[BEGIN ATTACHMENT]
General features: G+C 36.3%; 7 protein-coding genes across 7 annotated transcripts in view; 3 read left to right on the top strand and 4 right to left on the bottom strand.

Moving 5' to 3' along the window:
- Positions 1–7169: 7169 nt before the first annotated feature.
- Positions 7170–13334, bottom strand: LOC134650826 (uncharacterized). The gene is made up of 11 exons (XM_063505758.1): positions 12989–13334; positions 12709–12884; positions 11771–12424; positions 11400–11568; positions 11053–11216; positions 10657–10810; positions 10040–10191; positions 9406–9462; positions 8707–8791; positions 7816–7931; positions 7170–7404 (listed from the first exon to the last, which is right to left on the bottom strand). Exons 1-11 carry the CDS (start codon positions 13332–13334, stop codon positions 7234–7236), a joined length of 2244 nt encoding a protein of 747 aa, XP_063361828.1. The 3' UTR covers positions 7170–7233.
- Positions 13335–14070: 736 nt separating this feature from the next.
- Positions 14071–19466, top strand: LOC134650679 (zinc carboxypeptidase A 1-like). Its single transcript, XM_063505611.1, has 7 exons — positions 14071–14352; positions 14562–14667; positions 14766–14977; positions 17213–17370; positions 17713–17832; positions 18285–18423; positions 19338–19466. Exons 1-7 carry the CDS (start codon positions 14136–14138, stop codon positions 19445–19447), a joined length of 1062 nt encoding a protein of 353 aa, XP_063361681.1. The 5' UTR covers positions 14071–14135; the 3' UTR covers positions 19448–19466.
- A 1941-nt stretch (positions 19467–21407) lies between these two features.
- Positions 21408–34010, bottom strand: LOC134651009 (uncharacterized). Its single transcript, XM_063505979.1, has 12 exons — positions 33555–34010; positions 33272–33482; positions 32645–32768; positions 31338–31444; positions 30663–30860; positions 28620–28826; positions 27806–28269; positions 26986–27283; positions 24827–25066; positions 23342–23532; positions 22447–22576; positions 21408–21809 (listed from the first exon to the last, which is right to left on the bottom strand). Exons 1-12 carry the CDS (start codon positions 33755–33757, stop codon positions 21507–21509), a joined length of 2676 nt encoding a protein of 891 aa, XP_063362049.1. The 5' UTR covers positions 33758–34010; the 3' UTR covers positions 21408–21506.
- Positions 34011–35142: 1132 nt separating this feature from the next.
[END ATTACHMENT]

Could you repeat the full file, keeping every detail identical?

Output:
General features: G+C 36.3%; 7 protein-coding genes across 7 annotated transcripts in view; 3 read left to right on the top strand and 4 right to left on the bottom strand.

Moving 5' to 3' along the window:
- Positions 1–7169: 7169 nt before the first annotated feature.
- Positions 7170–13334, bottom strand: LOC134650826 (uncharacterized). The gene is made up of 11 exons (XM_063505758.1): positions 12989–13334; positions 12709–12884; positions 11771–12424; positions 11400–11568; positions 11053–11216; positions 10657–10810; positions 10040–10191; positions 9406–9462; positions 8707–8791; positions 7816–7931; positions 7170–7404 (listed from the first exon to the last, which is right to left on the bottom strand). Exons 1-11 carry the CDS (start codon positions 13332–13334, stop codon positions 7234–7236), a joined length of 2244 nt encoding a protein of 747 aa, XP_063361828.1. The 3' UTR covers positions 7170–7233.
- Positions 13335–14070: 736 nt separating this feature from the next.
- Positions 14071–19466, top strand: LOC134650679 (zinc carboxypeptidase A 1-like). Its single transcript, XM_063505611.1, has 7 exons — positions 14071–14352; positions 14562–14667; positions 14766–14977; positions 17213–17370; positions 17713–17832; positions 18285–18423; positions 19338–19466. Exons 1-7 carry the CDS (start codon positions 14136–14138, stop codon positions 19445–19447), a joined length of 1062 nt encoding a protein of 353 aa, XP_063361681.1. The 5' UTR covers positions 14071–14135; the 3' UTR covers positions 19448–19466.
- A 1941-nt stretch (positions 19467–21407) lies between these two features.
- Positions 21408–34010, bottom strand: LOC134651009 (uncharacterized). Its single transcript, XM_063505979.1, has 12 exons — positions 33555–34010; positions 33272–33482; positions 32645–32768; positions 31338–31444; positions 30663–30860; positions 28620–28826; positions 27806–28269; positions 26986–27283; positions 24827–25066; positions 23342–23532; positions 22447–22576; positions 21408–21809 (listed from the first exon to the last, which is right to left on the bottom strand). Exons 1-12 carry the CDS (start codon positions 33755–33757, stop codon positions 21507–21509), a joined length of 2676 nt encoding a protein of 891 aa, XP_063362049.1. The 5' UTR covers positions 33758–34010; the 3' UTR covers positions 21408–21506.
- Positions 34011–35142: 1132 nt separating this feature from the next.